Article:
3.9. Radiopacity (X-ray)—MicroCT

Radiopacity was evaluated according to the ASTM F640 “Standard Test Methods for Determining Radiopacity for Medical Use” which is applied for monitoring the position of permanently implanted medical devices [52]. It is vital that orthopedic adhesives are radiologically detectable to facilitate long term monitoring [6]. The results of the radiographic testing are shown in Figure 11(Left). The cement is represented by the lighter colored image compared to the Bone Standard Density (BSD), which is represented as a darker color on the X-ray [53]. As shown in Figure 11(Right), the cement densities were higher (1.35 to 1.57 g/cm2) than that of the BSD; the radiopacity of which was measured as 1.05 g/cm2.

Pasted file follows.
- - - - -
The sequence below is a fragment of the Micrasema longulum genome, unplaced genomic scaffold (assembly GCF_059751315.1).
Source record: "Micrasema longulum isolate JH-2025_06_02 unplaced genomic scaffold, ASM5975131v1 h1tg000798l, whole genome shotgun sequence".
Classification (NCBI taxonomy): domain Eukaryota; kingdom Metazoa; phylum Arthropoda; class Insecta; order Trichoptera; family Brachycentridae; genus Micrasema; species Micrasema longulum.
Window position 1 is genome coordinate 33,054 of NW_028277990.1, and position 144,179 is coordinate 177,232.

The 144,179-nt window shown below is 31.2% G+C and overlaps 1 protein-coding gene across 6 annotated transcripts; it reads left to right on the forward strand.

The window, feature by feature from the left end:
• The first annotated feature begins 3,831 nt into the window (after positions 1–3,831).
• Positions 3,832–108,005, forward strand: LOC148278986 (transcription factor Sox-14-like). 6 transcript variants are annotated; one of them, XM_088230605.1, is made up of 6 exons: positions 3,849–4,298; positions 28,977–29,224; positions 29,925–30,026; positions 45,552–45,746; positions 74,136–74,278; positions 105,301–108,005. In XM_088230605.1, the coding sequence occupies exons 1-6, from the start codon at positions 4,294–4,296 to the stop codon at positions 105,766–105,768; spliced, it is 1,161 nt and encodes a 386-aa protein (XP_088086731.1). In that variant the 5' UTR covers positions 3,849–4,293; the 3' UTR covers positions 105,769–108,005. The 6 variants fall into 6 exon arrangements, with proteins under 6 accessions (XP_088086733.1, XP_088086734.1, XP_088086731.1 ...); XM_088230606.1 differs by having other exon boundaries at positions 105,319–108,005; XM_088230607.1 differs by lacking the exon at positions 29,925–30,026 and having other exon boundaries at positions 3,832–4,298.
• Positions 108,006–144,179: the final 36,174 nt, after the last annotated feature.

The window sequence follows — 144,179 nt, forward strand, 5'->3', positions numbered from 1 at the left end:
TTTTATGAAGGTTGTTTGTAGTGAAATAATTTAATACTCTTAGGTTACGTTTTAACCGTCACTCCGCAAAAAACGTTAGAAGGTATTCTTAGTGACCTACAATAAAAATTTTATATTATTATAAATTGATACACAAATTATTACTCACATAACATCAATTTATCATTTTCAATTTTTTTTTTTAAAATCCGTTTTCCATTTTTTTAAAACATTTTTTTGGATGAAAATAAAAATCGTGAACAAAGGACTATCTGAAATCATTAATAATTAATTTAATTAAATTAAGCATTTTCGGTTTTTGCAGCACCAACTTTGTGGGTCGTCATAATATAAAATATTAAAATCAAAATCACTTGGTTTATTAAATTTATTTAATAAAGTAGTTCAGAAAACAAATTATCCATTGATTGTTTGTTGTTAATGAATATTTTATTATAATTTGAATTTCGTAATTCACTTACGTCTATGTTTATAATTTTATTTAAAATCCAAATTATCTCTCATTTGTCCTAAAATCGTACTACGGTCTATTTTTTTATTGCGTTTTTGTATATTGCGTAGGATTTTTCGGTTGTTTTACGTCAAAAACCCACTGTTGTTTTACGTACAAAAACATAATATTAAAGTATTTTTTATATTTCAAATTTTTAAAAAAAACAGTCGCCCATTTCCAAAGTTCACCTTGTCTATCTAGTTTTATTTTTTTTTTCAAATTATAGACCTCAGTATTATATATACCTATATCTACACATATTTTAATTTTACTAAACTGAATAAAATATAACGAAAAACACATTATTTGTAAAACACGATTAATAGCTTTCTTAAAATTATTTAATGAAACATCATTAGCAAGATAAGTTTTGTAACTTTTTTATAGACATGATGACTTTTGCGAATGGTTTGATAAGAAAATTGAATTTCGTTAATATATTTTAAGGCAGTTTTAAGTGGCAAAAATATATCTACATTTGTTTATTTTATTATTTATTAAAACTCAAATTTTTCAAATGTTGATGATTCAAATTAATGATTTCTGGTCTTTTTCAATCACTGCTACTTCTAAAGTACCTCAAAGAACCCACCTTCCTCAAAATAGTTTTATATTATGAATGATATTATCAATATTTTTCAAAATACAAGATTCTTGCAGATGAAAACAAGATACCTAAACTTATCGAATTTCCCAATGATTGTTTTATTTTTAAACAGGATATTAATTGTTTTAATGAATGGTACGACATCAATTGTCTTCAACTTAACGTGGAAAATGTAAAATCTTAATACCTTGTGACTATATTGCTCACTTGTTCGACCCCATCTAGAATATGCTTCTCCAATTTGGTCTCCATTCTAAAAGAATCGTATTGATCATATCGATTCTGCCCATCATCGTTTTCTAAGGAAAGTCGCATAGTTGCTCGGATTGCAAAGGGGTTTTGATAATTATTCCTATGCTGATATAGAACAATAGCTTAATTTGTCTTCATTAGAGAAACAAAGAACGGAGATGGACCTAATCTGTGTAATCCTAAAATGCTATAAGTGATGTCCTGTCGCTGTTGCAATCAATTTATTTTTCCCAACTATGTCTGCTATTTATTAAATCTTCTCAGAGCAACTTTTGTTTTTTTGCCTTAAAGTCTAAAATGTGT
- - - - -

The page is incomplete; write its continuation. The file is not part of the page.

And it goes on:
Figure 12 describes the setting times and compressive strengths of the Aluminum-free GPCs that have been reported in the literature. In 2008, Boyd and Towler et al. [34] developed an ionomer glass, which substituted SrO with CaO; the resultant cements recorded considerably shorter setting times (<1 min) and a maximum compressive strength of 70 MPa. The KBT cement is shown to have a longer setting time (7.5 min) but a slightly lower compressive strength (56 MP) than Boyd and Towler’s study. Wren et al. [46] developed an ionomer glass based on the same composition as that of Boyd and Towler but with Ga substituted for ZnO. The setting time of this cement was 9.3 min, similar to that of the cements discussed in this paper. However it recorded a low compressive strength of 6 MPa. The setting time for the KBT glass-based cements was found to be comparable to those recorded by Zhang et al. [33] who reported on a cement based on a series of zinc-boron Ge based glasses. However, the compressive strength (36 MPa) reported on Zhang’s cements was lower than that recorded on the materials reported here. Dickey et al. [30] also reported on Germanium-glass based GPCs and a further study by Kim et al. [54] considered GPCs based on magnesium/strontium-silicate glasses. Dickey et al. [30] was found to have had a long-setting time of 36 min while Kim et al. [54] had a setting time of 45 min. The strengths and setting times of all of the cements reported in these studies are compared and contrasted in Figure 12.